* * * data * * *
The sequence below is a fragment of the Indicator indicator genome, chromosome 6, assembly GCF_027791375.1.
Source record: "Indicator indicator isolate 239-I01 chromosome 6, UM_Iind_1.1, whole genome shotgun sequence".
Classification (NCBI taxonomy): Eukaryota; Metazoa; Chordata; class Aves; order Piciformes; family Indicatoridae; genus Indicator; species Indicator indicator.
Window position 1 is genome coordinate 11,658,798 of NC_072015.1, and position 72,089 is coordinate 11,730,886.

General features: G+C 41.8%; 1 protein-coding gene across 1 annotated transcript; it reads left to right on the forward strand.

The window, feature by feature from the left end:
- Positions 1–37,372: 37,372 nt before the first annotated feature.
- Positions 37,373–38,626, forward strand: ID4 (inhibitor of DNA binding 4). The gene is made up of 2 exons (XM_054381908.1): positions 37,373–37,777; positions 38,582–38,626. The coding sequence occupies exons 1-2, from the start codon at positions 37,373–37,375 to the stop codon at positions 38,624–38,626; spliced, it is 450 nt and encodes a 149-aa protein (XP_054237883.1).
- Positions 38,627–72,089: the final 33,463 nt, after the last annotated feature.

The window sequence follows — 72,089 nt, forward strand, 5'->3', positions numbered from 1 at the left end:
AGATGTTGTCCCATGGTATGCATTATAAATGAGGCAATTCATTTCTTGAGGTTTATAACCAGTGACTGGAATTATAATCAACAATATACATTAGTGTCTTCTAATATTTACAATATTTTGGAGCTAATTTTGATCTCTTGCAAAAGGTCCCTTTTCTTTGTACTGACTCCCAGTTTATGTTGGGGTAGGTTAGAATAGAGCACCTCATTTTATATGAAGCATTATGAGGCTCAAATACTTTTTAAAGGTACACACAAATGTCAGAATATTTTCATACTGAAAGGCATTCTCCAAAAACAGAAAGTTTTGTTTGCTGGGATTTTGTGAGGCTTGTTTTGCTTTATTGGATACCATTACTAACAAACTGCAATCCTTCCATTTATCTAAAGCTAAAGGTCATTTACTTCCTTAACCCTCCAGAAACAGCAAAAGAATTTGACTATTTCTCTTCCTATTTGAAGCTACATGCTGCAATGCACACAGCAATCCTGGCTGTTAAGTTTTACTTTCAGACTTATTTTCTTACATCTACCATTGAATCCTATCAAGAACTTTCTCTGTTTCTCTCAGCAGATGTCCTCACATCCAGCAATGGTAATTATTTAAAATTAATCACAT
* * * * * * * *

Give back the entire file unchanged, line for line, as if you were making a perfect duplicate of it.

The sequence below is a fragment of the Indicator indicator genome, chromosome 6, assembly GCF_027791375.1.
Source record: "Indicator indicator isolate 239-I01 chromosome 6, UM_Iind_1.1, whole genome shotgun sequence".
Classification (NCBI taxonomy): Eukaryota; Metazoa; Chordata; class Aves; order Piciformes; family Indicatoridae; genus Indicator; species Indicator indicator.
Window position 1 is genome coordinate 11,658,798 of NC_072015.1, and position 72,089 is coordinate 11,730,886.

General features: G+C 41.8%; 1 protein-coding gene across 1 annotated transcript; it reads left to right on the forward strand.

The window, feature by feature from the left end:
- Positions 1–37,372: 37,372 nt before the first annotated feature.
- Positions 37,373–38,626, forward strand: ID4 (inhibitor of DNA binding 4). The gene is made up of 2 exons (XM_054381908.1): positions 37,373–37,777; positions 38,582–38,626. The coding sequence occupies exons 1-2, from the start codon at positions 37,373–37,375 to the stop codon at positions 38,624–38,626; spliced, it is 450 nt and encodes a 149-aa protein (XP_054237883.1).
- Positions 38,627–72,089: the final 33,463 nt, after the last annotated feature.

The window sequence follows — 72,089 nt, forward strand, 5'->3', positions numbered from 1 at the left end:
AGATGTTGTCCCATGGTATGCATTATAAATGAGGCAATTCATTTCTTGAGGTTTATAACCAGTGACTGGAATTATAATCAACAATATACATTAGTGTCTTCTAATATTTACAATATTTTGGAGCTAATTTTGATCTCTTGCAAAAGGTCCCTTTTCTTTGTACTGACTCCCAGTTTATGTTGGGGTAGGTTAGAATAGAGCACCTCATTTTATATGAAGCATTATGAGGCTCAAATACTTTTTAAAGGTACACACAAATGTCAGAATATTTTCATACTGAAAGGCATTCTCCAAAAACAGAAAGTTTTGTTTGCTGGGATTTTGTGAGGCTTGTTTTGCTTTATTGGATACCATTACTAACAAACTGCAATCCTTCCATTTATCTAAAGCTAAAGGTCATTTACTTCCTTAACCCTCCAGAAACAGCAAAAGAATTTGACTATTTCTCTTCCTATTTGAAGCTACATGCTGCAATGCACACAGCAATCCTGGCTGTTAAGTTTTACTTTCAGACTTATTTTCTTACATCTACCATTGAATCCTATCAAGAACTTTCTCTGTTTCTCTCAGCAGATGTCCTCACATCCAGCAATGGTAATTATTTAAAATTAATCACAT